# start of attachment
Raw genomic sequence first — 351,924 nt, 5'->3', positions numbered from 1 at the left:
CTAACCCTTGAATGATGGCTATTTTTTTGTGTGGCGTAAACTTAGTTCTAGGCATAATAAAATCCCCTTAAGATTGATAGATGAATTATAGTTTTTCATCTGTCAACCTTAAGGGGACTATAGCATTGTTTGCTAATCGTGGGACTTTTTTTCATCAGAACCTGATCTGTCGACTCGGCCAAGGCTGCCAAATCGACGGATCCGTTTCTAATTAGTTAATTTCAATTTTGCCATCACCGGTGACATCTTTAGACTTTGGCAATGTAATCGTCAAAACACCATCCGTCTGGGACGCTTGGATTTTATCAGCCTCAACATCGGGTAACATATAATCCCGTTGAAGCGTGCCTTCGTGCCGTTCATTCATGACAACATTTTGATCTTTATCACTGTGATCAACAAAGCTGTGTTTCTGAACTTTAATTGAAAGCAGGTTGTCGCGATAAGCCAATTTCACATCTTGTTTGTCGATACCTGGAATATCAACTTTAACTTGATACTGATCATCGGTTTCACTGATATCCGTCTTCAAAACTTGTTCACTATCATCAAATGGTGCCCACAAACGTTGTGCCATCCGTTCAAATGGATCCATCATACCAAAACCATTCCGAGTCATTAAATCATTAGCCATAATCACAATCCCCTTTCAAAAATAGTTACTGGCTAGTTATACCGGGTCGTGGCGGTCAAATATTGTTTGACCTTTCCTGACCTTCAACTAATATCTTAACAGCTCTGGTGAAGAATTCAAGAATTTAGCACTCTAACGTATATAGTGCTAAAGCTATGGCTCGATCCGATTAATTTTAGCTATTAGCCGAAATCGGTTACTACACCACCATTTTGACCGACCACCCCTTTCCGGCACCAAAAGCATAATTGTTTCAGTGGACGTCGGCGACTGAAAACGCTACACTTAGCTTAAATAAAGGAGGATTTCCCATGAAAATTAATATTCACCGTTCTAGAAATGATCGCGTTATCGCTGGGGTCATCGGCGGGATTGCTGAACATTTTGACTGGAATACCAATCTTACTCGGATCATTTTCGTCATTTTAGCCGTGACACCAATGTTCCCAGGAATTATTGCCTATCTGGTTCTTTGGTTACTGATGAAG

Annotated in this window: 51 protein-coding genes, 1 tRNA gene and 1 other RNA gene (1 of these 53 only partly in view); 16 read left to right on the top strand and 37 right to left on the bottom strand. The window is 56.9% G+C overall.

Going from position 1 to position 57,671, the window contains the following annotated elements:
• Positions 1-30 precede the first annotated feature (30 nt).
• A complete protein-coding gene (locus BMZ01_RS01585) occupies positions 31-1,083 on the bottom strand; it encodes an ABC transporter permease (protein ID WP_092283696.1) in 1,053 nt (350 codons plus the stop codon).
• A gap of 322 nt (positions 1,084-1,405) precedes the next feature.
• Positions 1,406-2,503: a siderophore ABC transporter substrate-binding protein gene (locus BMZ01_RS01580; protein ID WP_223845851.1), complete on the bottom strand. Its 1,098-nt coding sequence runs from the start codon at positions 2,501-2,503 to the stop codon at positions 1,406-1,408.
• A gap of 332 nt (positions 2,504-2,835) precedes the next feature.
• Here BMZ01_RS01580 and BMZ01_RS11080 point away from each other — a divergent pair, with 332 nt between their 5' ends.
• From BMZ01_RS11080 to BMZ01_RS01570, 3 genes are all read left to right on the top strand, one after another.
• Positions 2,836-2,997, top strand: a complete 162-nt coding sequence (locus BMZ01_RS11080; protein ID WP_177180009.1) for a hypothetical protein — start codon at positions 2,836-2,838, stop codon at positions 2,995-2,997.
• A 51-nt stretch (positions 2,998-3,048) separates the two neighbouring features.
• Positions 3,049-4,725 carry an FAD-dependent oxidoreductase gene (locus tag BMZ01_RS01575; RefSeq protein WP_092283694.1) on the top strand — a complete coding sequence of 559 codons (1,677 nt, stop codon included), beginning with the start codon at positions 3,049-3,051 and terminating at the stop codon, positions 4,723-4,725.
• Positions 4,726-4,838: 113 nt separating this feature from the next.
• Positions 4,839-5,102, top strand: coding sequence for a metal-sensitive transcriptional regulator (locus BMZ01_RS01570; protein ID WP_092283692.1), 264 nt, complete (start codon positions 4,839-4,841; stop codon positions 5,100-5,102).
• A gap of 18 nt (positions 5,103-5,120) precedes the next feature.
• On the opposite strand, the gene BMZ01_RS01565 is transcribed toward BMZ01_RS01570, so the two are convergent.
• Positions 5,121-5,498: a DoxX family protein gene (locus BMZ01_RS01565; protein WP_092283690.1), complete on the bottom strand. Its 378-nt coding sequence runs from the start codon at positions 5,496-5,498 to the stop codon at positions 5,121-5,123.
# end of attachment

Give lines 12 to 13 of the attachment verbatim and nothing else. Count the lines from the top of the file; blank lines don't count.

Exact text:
• Positions 2,836-2,997, top strand: a complete 162-nt coding sequence (locus BMZ01_RS11080; protein ID WP_177180009.1) for a hypothetical protein — start codon at positions 2,836-2,838, stop codon at positions 2,995-2,997.
• A 51-nt stretch (positions 2,998-3,048) separates the two neighbouring features.